Latest posts by Lisa Beebe (see all)
- Gabrielle Goldstein and Lyzz Schwegler, Cofounders of Sister District Project - March 21, 2018
- 10 Inspirational Songs by Powerful Women to Boost Your Self-Love - February 21, 2018
- How Aija Mayrock’s Book, The Survival Guide to Bullying, Is Making a Difference - February 19, 2018
“Dear sir or madam, I am writing to apply for the position of … zzzzz.”
Hear that? That’s the sound of a hiring manager or human resources person trying to slog through a ho-hum cover letter, and nodding off. Never give the people who make the hiring decisions a reason to flip to the next resume. Instead, skip the boring intro and catch their attention with a kick ass cover letter by following these tips:
Get the basics down. If you’ve never written a cover letter before, fear not–the internet is full of cover letter samples. Do a quick search for the kind of cover letter you need. (For example: entry level cover letters) You don’t want to copy a sample cover letter word for word, but they’re a great way to see formatting and structure, and they’ll give you an idea of what the competition looks like.
Customize every letter you send out. Yes, every letter. If you want a company to take you seriously, you have to take the job you’re applying for seriously. Sending a generic cover letter gives the impression that you’re not interested enough in the job to write a personalized letter. Instead of saying “I love ABC Company,” mention a specific detail that you like about their work. Have the job description in front of you as you craft your cover letter, so you can mention the specific qualifications you have that make you right for the job.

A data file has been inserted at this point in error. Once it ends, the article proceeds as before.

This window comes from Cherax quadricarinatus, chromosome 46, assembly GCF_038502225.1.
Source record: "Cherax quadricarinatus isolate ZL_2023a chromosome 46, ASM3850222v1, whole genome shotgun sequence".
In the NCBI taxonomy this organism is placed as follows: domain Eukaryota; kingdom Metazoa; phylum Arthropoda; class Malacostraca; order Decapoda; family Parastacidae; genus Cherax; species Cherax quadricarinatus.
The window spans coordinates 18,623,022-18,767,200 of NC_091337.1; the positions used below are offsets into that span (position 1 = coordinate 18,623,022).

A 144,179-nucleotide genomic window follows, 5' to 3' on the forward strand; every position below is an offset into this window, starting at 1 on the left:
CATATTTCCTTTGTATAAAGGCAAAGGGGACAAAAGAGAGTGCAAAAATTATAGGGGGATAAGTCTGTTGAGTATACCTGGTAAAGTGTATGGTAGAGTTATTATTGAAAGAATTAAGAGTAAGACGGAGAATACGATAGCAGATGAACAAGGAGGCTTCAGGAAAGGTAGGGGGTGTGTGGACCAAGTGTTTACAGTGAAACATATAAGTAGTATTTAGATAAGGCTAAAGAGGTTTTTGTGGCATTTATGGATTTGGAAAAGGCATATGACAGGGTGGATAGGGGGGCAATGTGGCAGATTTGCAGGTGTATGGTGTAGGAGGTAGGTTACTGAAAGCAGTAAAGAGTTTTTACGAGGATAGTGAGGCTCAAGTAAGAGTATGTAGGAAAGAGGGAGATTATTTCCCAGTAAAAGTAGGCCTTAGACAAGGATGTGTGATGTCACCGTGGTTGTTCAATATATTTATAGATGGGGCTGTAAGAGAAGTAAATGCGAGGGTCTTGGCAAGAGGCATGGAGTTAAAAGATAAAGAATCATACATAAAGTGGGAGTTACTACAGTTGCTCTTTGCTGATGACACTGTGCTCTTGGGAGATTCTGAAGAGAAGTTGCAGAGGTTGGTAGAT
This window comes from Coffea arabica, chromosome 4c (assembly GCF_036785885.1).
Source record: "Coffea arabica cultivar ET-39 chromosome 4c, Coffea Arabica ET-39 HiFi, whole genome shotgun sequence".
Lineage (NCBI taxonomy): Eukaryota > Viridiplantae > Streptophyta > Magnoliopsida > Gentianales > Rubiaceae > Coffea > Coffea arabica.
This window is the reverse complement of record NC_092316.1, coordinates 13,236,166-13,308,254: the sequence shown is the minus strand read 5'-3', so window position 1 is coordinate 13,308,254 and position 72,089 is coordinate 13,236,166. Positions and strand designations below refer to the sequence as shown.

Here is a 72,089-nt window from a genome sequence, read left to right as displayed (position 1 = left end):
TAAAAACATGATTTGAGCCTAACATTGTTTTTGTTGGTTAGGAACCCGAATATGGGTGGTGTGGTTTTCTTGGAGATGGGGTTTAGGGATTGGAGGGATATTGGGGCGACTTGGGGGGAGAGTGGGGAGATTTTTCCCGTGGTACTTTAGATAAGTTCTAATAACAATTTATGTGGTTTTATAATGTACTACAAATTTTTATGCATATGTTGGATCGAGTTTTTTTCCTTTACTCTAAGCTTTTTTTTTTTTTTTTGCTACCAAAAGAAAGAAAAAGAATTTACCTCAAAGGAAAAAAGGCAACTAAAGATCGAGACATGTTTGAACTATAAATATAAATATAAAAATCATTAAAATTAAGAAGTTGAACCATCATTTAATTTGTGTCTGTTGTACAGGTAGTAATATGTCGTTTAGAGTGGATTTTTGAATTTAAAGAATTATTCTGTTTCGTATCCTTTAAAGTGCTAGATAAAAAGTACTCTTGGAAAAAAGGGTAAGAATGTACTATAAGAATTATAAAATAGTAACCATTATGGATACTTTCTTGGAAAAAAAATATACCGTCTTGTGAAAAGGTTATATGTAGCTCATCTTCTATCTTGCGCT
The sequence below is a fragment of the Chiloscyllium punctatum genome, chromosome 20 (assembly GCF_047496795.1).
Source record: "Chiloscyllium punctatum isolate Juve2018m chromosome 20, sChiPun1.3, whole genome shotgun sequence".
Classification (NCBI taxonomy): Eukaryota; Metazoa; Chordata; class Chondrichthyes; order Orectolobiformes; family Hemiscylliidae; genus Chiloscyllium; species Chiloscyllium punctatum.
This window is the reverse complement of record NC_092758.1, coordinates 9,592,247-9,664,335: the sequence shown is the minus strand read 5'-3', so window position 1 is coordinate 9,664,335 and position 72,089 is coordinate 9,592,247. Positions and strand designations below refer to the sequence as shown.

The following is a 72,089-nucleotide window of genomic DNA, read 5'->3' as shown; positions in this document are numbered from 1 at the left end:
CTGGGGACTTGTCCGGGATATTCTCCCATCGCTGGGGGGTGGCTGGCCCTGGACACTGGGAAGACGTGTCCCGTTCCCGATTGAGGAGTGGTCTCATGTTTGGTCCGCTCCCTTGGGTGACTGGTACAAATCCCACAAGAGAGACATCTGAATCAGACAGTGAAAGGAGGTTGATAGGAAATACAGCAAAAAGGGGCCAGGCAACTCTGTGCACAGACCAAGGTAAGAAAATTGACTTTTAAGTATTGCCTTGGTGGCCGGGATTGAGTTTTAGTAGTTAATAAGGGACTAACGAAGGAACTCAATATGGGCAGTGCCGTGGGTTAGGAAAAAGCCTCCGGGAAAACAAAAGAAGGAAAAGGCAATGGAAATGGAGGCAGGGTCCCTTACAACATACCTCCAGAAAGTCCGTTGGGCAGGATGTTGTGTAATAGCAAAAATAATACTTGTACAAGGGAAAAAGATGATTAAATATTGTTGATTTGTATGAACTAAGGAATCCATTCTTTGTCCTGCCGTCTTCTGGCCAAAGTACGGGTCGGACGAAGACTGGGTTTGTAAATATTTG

Be Yourself. A resume lists your qualifications, but a cover letter can give the hiring manager a sense of your personality and whether you’ll be a good fit for the company. A stereotypical cover letter might include wording like, “I wish to convey my interest in the position,” but does that really convey who you are as a person? Instead of overly polite, flowery wording, write in your own voice, and keep the tone conversational, but professional.
Believe in yourself and your chances. You might be tempted to say something like “I might not be the most qualified candidate, but…” Don’t do it. A cover letter isn’t the place for self-deprecation. Focus on what you can bring to the company, and the positive attributes that make you the best choice for the job.
Be specific. Instead of saying, “I’m honest, hardworking, and creative,” write something that reveals an aspect of your personality and shows how qualified you are. “I’ve been writing a sports column for my university’s school paper for two years, and I’m excited about the opportunity to cover sports for you.”
Keep it short and sweet. Think of the cover letter as the cover for your resume. A cover is one page. If your cover letter is more than one page, edit it down. Nowadays, instead of a paper business letter, many cover letters are sent in the body of an email, or by filling in a box on a web form. If you’re submitting your cover letter this way, stick to three short paragraphs – and be sure to include your contact information in the message.
End with action. “I look forward to hearing from you,” is a weak way to end a cover letter. Instead of waiting around for a response that may never come, be proactive. Let the hiring manager know when you’ll call to follow up–and then do it!